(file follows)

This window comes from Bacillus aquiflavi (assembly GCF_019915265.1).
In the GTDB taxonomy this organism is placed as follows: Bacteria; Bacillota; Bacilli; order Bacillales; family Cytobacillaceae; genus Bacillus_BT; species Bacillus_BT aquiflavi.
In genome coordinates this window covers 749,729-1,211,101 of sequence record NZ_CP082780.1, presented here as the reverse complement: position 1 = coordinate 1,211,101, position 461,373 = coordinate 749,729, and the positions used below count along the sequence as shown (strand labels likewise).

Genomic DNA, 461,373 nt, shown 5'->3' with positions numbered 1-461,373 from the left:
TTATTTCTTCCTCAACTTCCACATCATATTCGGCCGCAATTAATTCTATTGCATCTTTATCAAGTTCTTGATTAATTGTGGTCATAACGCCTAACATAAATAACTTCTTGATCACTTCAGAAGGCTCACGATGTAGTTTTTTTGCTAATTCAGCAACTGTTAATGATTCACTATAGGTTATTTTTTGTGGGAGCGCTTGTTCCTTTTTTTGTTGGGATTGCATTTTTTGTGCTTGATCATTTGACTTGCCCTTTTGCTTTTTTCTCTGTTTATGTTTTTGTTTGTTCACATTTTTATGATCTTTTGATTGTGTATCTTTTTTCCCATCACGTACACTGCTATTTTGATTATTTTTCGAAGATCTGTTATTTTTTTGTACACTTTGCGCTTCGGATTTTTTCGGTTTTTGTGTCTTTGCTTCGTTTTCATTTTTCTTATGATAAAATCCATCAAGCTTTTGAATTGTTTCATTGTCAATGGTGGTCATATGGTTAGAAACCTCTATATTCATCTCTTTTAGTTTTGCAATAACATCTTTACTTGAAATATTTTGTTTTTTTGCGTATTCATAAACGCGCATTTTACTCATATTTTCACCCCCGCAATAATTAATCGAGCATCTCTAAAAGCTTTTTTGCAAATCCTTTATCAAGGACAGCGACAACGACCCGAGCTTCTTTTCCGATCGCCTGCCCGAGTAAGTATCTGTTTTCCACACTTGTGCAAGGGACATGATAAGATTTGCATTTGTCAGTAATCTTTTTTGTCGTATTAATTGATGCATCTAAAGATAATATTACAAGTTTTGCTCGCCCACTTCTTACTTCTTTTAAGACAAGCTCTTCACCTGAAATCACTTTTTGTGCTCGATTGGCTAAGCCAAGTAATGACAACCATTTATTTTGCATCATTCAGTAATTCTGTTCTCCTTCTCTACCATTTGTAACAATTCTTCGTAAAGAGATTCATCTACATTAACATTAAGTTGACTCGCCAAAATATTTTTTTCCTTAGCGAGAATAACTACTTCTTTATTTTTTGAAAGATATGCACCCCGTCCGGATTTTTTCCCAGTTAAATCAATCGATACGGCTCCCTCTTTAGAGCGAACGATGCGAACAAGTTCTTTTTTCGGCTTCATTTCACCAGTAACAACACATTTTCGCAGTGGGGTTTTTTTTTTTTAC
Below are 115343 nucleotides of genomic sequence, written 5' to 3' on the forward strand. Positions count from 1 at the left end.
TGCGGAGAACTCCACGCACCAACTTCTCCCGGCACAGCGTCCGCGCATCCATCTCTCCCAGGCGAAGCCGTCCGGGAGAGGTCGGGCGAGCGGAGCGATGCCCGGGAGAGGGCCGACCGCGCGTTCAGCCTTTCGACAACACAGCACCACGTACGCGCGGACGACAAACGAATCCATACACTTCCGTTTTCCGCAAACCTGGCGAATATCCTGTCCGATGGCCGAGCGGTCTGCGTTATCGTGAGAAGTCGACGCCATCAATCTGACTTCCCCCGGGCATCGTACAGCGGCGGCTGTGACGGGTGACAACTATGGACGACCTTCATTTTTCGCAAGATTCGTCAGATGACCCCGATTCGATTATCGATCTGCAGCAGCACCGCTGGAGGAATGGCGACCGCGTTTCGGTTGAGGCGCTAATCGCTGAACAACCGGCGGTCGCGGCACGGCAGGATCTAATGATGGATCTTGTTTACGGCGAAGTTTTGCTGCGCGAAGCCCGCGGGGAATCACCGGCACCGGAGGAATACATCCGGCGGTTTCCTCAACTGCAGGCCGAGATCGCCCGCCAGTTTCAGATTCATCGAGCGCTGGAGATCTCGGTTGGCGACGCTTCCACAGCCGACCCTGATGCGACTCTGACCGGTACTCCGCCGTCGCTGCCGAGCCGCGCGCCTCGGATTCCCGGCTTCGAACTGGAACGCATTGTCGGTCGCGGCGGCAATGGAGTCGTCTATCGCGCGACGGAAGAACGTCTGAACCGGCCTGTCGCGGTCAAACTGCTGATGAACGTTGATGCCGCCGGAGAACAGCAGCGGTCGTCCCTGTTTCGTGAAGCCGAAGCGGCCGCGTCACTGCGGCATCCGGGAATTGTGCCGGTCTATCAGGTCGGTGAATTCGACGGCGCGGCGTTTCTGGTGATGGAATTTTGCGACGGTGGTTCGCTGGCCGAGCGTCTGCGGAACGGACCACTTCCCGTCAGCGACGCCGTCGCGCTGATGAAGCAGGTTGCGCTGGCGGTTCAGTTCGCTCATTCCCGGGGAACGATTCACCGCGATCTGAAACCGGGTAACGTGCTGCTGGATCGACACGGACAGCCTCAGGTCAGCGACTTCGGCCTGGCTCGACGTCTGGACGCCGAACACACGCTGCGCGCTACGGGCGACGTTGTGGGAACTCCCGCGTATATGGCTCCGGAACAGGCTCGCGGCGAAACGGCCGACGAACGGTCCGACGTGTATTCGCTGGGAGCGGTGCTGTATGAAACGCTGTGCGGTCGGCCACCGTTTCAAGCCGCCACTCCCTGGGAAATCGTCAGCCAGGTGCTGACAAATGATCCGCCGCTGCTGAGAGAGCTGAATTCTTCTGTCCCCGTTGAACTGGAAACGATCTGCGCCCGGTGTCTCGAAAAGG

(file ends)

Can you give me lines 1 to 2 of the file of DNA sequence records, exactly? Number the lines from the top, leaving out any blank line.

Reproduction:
This window comes from Bacillus aquiflavi (assembly GCF_019915265.1).
In the GTDB taxonomy this organism is placed as follows: Bacteria; Bacillota; Bacilli; order Bacillales; family Cytobacillaceae; genus Bacillus_BT; species Bacillus_BT aquiflavi.